The National Women’s Law Center has calculated new suspension rates from the U.S Department of Education 2015-16 Civil Rights Data Collection. Girls of color, particularly Black girls, are disproportionately suspended from school compared to their white peers. Nationally, girls of color overall are 2.8 times more likely to be suspended than their white peers. Black girls are 5.7 times more likely to be suspended than white girls. Native girls are 3.1 times more likely to be suspended than white girls Latina girls are 1.6 times more likely to be suspended than white girls. These rates vary widely by state.
School suspensions deprive girls of valuable class time. Lost class time makes it harder for girls of color to succeed in school, which impacts their ability to graduate and pursue higher education. Inequitable access to education leads to inequitable career and economic outcomes. Our research shows that girls who do not complete high school face higher unemployment rates, poor employment prospects, poorer health, and low earnings potential.
We can take steps to prevent school pushout and ensure girls of color can succeed in schools. Click on a state below to see school suspension rates for girls of color overall, Black girls, Latina girls, and Native girls and how much more likely these girls are to be suspended compared to white girls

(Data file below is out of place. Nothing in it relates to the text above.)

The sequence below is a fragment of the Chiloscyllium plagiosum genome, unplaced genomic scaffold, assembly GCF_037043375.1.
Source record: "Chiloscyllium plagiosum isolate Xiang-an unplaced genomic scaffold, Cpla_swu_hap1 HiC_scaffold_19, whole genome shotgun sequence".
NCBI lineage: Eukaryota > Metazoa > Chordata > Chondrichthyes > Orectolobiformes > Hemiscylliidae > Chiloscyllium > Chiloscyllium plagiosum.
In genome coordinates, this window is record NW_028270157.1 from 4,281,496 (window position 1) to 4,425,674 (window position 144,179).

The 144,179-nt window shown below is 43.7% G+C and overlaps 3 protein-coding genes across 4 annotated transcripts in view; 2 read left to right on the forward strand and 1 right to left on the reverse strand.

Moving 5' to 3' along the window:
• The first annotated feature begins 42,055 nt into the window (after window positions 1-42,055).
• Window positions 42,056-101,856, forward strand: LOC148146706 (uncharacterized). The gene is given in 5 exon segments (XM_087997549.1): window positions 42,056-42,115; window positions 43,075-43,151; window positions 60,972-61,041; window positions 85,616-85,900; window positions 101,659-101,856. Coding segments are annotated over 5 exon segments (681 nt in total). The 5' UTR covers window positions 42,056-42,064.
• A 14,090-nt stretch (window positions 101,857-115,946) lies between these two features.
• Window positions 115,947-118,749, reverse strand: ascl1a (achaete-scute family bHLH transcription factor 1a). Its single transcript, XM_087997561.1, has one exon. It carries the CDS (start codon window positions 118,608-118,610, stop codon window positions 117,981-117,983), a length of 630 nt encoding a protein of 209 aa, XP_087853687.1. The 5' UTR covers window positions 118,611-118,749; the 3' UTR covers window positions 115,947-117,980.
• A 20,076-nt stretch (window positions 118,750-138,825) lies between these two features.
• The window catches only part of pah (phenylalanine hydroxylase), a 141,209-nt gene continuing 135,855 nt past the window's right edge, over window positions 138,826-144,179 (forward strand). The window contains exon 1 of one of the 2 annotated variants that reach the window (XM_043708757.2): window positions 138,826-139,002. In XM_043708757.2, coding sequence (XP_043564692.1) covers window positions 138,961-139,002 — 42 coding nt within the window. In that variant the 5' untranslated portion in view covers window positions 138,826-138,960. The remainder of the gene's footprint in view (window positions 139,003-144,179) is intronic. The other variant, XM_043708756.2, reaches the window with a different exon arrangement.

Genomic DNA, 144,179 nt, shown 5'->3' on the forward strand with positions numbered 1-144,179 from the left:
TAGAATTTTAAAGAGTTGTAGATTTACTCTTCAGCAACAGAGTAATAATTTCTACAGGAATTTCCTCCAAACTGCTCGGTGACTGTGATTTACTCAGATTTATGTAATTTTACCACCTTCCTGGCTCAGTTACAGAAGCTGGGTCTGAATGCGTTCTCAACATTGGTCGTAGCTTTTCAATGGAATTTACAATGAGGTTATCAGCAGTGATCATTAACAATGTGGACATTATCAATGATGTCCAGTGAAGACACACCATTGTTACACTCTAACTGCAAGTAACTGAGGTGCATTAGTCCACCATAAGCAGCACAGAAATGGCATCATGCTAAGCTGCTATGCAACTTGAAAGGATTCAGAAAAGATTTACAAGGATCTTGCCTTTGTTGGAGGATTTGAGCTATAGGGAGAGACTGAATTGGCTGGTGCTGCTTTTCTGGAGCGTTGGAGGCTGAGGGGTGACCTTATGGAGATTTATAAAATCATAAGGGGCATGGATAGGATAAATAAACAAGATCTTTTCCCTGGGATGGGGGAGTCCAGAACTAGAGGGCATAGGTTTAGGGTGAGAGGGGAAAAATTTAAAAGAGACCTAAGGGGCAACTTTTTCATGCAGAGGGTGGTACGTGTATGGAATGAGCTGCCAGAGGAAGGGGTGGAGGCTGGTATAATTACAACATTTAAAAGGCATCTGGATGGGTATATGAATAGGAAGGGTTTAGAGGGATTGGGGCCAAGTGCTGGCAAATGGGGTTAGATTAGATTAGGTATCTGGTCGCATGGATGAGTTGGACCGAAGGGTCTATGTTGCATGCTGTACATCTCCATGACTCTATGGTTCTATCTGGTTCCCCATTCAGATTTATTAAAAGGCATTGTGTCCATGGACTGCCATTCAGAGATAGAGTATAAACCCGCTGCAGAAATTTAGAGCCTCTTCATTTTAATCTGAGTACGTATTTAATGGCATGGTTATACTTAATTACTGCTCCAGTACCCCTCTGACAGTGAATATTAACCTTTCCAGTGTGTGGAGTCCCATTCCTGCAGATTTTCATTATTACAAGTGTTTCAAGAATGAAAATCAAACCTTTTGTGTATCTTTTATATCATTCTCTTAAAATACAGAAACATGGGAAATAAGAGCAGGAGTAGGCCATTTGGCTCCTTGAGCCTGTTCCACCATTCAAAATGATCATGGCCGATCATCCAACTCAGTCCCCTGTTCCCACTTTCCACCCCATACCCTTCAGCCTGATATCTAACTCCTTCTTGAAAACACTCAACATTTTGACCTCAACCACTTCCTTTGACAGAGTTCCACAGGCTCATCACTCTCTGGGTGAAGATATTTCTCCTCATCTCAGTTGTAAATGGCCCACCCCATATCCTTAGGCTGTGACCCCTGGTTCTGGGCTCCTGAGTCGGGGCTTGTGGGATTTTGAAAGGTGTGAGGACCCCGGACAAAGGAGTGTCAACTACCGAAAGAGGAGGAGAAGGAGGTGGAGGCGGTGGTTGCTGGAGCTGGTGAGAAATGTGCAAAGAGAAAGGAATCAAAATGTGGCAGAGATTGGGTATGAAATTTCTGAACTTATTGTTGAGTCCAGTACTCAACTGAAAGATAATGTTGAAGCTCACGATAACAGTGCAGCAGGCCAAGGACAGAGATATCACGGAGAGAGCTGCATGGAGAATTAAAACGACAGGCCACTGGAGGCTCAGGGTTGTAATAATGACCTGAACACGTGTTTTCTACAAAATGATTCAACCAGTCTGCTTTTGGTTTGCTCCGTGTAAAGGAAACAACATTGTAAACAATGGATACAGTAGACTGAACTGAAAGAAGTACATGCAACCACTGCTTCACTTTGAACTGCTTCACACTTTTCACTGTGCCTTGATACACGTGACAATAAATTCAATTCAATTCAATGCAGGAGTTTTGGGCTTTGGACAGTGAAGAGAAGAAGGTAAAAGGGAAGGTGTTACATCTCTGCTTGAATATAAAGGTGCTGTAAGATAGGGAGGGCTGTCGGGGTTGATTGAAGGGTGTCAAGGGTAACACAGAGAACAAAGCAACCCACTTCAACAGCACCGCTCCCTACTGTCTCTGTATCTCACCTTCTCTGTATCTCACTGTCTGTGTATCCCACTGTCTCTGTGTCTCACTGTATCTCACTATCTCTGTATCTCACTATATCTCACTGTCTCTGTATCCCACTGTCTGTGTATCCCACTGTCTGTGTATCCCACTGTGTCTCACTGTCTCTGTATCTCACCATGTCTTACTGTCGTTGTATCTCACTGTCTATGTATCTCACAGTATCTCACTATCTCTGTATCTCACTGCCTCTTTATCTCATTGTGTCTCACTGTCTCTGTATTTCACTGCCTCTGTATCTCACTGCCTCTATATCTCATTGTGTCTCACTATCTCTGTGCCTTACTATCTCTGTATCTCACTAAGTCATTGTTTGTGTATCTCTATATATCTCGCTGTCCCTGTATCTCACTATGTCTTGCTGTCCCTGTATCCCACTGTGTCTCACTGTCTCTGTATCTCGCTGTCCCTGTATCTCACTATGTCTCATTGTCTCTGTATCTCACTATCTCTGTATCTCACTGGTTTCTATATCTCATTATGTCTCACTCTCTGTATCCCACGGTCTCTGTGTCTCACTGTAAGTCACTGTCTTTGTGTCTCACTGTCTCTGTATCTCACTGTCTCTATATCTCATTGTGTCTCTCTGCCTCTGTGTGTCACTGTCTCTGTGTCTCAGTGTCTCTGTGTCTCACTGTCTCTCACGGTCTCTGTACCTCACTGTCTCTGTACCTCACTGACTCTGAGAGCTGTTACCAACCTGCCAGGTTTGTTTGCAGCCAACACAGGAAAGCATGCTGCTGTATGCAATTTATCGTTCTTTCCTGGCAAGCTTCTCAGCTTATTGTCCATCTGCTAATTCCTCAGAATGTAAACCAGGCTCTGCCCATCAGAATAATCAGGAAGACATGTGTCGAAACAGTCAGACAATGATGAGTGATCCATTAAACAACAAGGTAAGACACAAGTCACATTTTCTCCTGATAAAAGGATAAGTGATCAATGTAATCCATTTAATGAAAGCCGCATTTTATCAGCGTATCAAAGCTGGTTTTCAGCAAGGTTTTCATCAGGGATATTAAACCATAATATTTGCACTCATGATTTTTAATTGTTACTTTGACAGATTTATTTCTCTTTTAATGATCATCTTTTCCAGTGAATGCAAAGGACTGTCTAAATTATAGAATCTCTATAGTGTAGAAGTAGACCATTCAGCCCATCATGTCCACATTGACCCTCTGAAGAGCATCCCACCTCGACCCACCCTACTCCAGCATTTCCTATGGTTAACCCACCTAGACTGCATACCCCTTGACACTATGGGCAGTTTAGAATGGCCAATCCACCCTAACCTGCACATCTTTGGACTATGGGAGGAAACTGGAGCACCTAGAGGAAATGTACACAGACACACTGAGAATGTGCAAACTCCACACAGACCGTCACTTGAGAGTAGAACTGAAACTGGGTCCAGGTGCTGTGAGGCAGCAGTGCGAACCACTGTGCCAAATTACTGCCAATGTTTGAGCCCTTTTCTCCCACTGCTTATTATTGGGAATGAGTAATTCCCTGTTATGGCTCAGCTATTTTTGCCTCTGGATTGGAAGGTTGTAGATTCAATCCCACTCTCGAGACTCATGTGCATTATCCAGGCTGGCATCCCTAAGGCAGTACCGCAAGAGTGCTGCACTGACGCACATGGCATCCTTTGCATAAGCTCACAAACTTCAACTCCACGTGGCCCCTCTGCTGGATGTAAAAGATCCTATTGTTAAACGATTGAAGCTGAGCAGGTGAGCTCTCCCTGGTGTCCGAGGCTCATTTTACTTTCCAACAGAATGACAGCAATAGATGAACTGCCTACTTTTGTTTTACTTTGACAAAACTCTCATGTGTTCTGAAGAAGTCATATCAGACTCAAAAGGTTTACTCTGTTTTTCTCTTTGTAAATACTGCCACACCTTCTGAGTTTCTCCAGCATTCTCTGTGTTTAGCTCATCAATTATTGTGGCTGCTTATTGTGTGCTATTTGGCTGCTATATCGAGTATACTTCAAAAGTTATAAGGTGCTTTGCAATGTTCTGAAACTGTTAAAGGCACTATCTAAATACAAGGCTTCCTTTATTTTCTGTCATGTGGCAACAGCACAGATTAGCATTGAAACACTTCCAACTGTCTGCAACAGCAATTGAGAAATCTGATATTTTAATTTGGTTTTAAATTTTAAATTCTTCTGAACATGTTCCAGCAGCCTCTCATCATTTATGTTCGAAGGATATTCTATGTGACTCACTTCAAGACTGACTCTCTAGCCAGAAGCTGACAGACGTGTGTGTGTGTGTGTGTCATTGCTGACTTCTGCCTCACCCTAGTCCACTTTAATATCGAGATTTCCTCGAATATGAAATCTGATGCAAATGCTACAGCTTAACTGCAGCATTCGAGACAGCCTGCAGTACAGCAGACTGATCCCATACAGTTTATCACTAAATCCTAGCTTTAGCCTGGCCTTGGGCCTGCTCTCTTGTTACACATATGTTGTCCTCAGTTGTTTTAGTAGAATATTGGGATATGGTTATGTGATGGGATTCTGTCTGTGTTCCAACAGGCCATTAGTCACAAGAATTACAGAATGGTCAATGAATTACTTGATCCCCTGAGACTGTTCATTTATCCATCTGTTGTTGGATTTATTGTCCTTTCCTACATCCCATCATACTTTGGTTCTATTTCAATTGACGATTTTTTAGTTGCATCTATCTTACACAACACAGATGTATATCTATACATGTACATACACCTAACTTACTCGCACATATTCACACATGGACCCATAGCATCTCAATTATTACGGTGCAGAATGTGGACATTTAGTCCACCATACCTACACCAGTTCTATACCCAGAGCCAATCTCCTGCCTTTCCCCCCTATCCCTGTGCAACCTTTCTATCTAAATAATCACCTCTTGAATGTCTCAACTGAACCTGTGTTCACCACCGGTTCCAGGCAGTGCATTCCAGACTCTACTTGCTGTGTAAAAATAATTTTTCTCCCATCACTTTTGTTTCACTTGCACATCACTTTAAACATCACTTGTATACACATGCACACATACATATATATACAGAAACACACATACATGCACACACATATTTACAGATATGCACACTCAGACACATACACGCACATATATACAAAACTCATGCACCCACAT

Source: NWLC calculations of U.S. Department of Education, Office of Civil Rights, Civil Rights Data Collection (CRDC), 2015-16 Public Use Data File available at http://ocrdata.ed.gov. CRDC Public Use Data file contains rounded or suppressed data to protect the identity of individuals and to prevent disclosure of protected information. For more information, see the Public-Use Data File User’s Manual for the 2015-16 Civil Rights Data Collection. Suspension rates are for girls without identified disabilities. State level data includes traditional public schools and charter schools. Girls of color overall data includes Black, Latina, Native American, Asian, and Native Hawaiian/Pacific Islander girls. Black girls were more likely than white girls to be suspended in every state. Latinas were more likely than white girls to be suspended in all but Alabama. Native girls were more likely than white girls to be suspended in every state except West Virginia. Native Hawaiian/Pacific Islander girls are more likely to be suspended in 42 states. Suspension rates for Asian girls are only disproportionate in four states: District of Columbia, Utah, Vermont, and Wyoming.